Do you have a child from a “hard place?”

Sometimes when connected parenting strategies are suggested, parents come back with, “But my child isn’t traumatized.”

Honestly, connected parenting is probably the best parenting for all children, but that’s a conversation for another day.

Dr. Karyn Purvis coined the term “hard place” and you may hear phrases like “children from hard places.” So what is a “hard place?”

hard places

  1. Prenatal stress or harm.

    For children adopted at birth, it is likely that their pregnancy was not planned which automatically leads to a more stressful prenatal experience than most children. For children whose birth mother’s lived in places of extreme poverty, the stress of not knowing when the next meal was or where to sleep every night manifests as elevated cortisol levels. Even if your child is not adopted, many parents, when prompted, can recall an unusually high stress situation during pregnancy (extreme morning sickness, death in the family, contingent house buying or selling). Some research shows that stressful pregnancies can be linked to higher cortisol levels in children as long as 10 years later! (1)

  2. Difficult labor or birth.

    Whether labor lasted for days on end or the cord was wrapped numerous times around baby’s neck causing oxygen deprivation or there was an emergency C-section, all of these cause surges of high cortisol levels in mama and consequently babies. (2)

  3. Early medical trauma.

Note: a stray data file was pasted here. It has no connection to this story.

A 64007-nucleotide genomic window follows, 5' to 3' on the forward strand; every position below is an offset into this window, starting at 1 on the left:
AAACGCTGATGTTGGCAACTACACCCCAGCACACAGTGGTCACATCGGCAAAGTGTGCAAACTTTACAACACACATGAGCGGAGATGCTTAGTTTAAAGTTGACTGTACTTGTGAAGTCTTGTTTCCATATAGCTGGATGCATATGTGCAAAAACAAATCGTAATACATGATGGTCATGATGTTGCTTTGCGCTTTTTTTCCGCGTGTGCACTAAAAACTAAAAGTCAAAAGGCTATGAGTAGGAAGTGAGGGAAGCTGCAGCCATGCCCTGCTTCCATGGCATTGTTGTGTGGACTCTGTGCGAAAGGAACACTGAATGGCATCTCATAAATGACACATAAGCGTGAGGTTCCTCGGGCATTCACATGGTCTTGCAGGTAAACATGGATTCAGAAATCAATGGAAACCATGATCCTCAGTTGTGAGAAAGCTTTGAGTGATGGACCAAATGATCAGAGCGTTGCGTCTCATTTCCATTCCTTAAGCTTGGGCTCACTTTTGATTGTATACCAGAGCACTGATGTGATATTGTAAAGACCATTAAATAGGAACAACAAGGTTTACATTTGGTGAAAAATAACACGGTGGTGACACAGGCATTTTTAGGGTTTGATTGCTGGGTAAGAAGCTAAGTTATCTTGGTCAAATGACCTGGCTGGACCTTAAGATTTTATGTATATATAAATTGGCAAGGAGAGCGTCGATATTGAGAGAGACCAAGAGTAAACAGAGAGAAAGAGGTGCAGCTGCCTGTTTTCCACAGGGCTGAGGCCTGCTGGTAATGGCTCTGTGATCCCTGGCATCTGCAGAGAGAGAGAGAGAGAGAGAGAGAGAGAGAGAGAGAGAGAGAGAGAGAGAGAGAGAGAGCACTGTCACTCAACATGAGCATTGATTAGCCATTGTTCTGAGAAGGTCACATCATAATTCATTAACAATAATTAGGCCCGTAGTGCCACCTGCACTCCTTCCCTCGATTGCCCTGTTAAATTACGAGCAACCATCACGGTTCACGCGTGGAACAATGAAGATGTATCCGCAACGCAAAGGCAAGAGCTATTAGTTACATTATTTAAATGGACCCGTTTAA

Infants with early medical issues and premature babies are often incubated or need care in a way that impacts the amount of physical touch they would normally receive. The decrease touch time (3) paired with the over-stimulation of their under-developed sensory system can have long-lasting impacts (4).

  4. Trauma. 

    While most link trauma to events such as car crashes and violence, it also includes separation from family members (5) and change of primary caregiver (6).

  5. Neglect. 

    Even if a child’s basic physical needs are met, emotional neglect can have a profound impact. (7) Many children who were institutionalized before coming home also show signs of neglect.(8)

  6. Abuse. 

    Along with neglect, abuse seems like an obvious “hard place.” (9) Prenatal substance exposure also falls in this category. (10)

It’s important to note that prenatal stress, difficult birthing process, early medical trauma, and change of primary caregiver are often overlooked. Additionally, the first four risk factors can all apply to children even if they were adopted at birth (which is often misconceived as a lower risk adoption).

How many of the risk factors apply to your family?

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